Making a will is important – especially for protecting your family and loved ones when you die. But knowing when to write a will can be tricky and it’s usually down to personal preference.
However, there are some key moments in an individual’s life when it may be apt to write a will, such as buying a home, having children, or getting married.
Below, we’ve outlined exactly what a will is, the reasons you might have for making a will, when you should make one, how to make one, and what happens if you don’t make a will.
What is a will?
A will is a legally binding document that informs people of what you would like to happen to your possessions and money after you pass away. This may include your property, furniture, cars, who will look after your children (if applicable), and even your debt.
You might even include details about your funeral in your will, such as whether you’d prefer a cremation or burial. Many people also leave something in their will to charity and it’s important to specify one that’s important to you, so you know where your money is going.
Although you can write your will yourself, it’s recommended that you seek the assistance of a solicitor. This doesn’t need to be expensive; in the UK, Free Wills Month happens every October, which allows people of a certain age to create or amend their will without a fee. Usually solicitors ask for a donation to be made to a charity instead.
Reasons for making a will
There are many reasons for making a will, but some of the most common ones include:
- Ensuring your children or dependents are looked after
Although this does relate to financial matters, it also means who will look after your children should both you and your partner die. You may have named godparents when your child was born, however these individuals will not have any legal rights, unless named in your will.
Financially, you may decide to specify in your will that you would like your children’s education to be paid for or put money into a trust fund for them, so that when they turn 18, they have access to some money.
- Ensuring your partner or spouse is looked after
If you’re married, your spouse will legally be entitled to certain assets if you should die before them – and vice versa. However, if you’re unmarried, but live with your partner or have been in a long term relationship, you need to specify within your will what your partner is entitled to, otherwise they may end up with nothing at all in the eyes of the law.
Leaving your estate to your spouse or civil partner also means you won’t pay inheritance tax and therefore won’t lose out on money.
- Ensuring your assets are split equally
It’s estimated that almost 60% of people do not have wills, which can cause upheaval when an individual dies. From family disputes to disagreements, a will can be a simple way to ensure the people who you want to benefit from your will do, and the people who you don’t want to benefit, wont.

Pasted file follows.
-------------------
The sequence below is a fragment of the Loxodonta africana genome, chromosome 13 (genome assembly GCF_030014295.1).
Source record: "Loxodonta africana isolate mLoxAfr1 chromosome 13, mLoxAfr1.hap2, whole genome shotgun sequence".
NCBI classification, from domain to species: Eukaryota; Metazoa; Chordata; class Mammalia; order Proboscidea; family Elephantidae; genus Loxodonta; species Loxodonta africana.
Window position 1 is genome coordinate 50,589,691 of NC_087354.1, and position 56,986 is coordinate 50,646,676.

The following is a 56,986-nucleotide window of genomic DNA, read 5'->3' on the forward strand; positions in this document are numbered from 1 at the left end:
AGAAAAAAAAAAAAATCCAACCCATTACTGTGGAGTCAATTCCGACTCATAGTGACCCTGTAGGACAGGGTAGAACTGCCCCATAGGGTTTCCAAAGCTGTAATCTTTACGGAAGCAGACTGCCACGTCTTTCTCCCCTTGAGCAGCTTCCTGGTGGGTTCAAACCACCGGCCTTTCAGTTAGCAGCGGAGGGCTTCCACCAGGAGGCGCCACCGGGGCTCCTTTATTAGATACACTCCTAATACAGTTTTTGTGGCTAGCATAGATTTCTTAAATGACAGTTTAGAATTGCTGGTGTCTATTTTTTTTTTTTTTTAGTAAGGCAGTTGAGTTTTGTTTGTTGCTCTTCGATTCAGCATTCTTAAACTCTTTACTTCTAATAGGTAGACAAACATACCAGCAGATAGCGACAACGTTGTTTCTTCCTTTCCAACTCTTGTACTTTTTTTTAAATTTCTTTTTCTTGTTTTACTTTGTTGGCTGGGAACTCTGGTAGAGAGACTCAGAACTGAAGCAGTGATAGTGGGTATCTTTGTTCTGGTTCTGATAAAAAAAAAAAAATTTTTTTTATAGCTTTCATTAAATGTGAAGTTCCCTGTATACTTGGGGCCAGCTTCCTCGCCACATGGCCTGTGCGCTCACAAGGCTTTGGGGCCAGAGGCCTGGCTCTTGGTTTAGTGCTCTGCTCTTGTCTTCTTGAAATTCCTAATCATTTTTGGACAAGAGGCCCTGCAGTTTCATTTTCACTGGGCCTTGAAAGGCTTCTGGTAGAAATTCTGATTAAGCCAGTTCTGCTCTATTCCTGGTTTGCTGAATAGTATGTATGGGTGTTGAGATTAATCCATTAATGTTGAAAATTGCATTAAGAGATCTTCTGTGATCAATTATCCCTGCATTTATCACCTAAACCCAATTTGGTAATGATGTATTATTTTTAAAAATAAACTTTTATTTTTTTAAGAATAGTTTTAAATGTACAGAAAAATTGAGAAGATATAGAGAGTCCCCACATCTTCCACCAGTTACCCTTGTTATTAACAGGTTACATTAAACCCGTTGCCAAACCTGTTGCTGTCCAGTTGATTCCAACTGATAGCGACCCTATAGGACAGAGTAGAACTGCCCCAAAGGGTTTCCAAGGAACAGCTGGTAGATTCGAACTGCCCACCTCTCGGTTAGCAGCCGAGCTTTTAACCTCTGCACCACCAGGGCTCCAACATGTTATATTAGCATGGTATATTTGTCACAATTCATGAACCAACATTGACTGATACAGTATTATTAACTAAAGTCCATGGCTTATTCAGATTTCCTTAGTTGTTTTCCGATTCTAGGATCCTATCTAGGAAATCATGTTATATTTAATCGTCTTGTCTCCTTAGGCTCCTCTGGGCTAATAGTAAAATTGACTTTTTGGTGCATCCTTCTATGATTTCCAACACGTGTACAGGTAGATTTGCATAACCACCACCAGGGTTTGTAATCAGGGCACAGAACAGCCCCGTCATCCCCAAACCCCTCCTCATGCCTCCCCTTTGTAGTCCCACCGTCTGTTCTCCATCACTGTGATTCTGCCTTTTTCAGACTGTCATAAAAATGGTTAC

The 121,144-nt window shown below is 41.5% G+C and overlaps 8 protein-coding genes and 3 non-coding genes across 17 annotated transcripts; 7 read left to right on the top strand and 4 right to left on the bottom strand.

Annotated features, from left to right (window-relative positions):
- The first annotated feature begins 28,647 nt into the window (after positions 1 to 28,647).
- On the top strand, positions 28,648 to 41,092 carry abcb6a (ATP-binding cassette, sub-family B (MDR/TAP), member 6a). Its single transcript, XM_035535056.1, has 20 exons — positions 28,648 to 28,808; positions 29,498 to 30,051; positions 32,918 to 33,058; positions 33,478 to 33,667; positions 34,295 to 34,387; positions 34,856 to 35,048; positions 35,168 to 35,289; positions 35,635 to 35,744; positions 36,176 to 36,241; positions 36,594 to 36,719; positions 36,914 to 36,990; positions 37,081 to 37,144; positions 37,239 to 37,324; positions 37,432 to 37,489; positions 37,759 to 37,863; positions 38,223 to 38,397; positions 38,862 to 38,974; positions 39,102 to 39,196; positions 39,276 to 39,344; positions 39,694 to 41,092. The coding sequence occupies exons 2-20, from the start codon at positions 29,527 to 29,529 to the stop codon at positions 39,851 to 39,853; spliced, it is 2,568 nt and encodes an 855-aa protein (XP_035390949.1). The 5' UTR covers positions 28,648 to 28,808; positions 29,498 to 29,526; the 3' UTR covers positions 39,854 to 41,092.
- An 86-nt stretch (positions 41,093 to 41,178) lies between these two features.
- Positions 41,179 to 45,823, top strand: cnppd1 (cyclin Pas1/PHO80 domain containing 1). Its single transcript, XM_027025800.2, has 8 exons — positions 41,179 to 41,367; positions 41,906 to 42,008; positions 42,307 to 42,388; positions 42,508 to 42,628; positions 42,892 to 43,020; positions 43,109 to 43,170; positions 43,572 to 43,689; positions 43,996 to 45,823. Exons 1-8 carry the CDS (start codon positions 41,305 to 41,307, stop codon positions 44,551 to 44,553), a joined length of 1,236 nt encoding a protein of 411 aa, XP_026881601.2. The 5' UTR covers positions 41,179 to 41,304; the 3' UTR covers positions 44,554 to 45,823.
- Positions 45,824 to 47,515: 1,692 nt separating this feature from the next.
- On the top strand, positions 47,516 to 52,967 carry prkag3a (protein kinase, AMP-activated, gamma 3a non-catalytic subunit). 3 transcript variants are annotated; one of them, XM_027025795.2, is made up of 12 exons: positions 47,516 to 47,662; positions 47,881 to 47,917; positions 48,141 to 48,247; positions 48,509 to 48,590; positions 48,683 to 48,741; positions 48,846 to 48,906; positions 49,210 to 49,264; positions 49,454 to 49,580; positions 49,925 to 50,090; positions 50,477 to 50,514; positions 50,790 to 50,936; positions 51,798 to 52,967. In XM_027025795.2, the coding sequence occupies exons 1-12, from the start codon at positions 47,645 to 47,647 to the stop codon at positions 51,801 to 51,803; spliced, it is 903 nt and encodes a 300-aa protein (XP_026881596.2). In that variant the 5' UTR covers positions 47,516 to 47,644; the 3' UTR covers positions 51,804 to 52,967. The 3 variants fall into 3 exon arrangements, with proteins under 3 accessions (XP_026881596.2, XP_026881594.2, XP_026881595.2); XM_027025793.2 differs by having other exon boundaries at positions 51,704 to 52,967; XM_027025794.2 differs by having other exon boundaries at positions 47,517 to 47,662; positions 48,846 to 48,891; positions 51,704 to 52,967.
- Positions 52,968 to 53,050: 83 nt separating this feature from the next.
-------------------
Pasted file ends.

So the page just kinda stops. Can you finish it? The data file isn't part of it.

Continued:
A death in a family is already a stressful enough time; having a will created can help with easing decisions for family members.
When should you make a will?
Often people don’t make a will because they don’t think they’re old enough to or just don’t set time aside to get things organised. This can be devastating for many families, especially if the death is unexpected.
You should consider making a will if:
- You and your partner aren’t married, as they won’t automatically be entitled to anything
- You get divorced and your previous partner is still written into your will
- You decide to have children, so that you can specify who their legal guardian should be
- You have bought a property
- You have received a large sum of money, either from inheritance or lottery win
How do I make a will?
If you have an uncomplicated situation, for example, you have a small family, then creating a will is not a lengthy process. Simply write down who and where you would like your assets to go to and speak to a solicitor about making the document legally binding.
However, if you have a more complicated set up, such as a large amount of assets and multiple properties, it would be beneficial to sit down with a solicitor from the beginning of writing your will, to ensure you include everything you need to.
A simple will usually costs from £144 to write and anything more complex, can cost up to £600. As mentioned previously, Free Wills Month runs throughout October, allowing you to create or amend a will for free, usually with a donation to a chosen charity.
What happens if you don’t make a will
If a loved one has died without making a will, this can be a distressing time. If someone has died without a will, their assets and estate will be divided up according to intestacy law. Intestacy law determines who receives what based on family connections. This makes matters very complicated, if the person who has died was unmarried, but had a partner, or if there are any estranged children.
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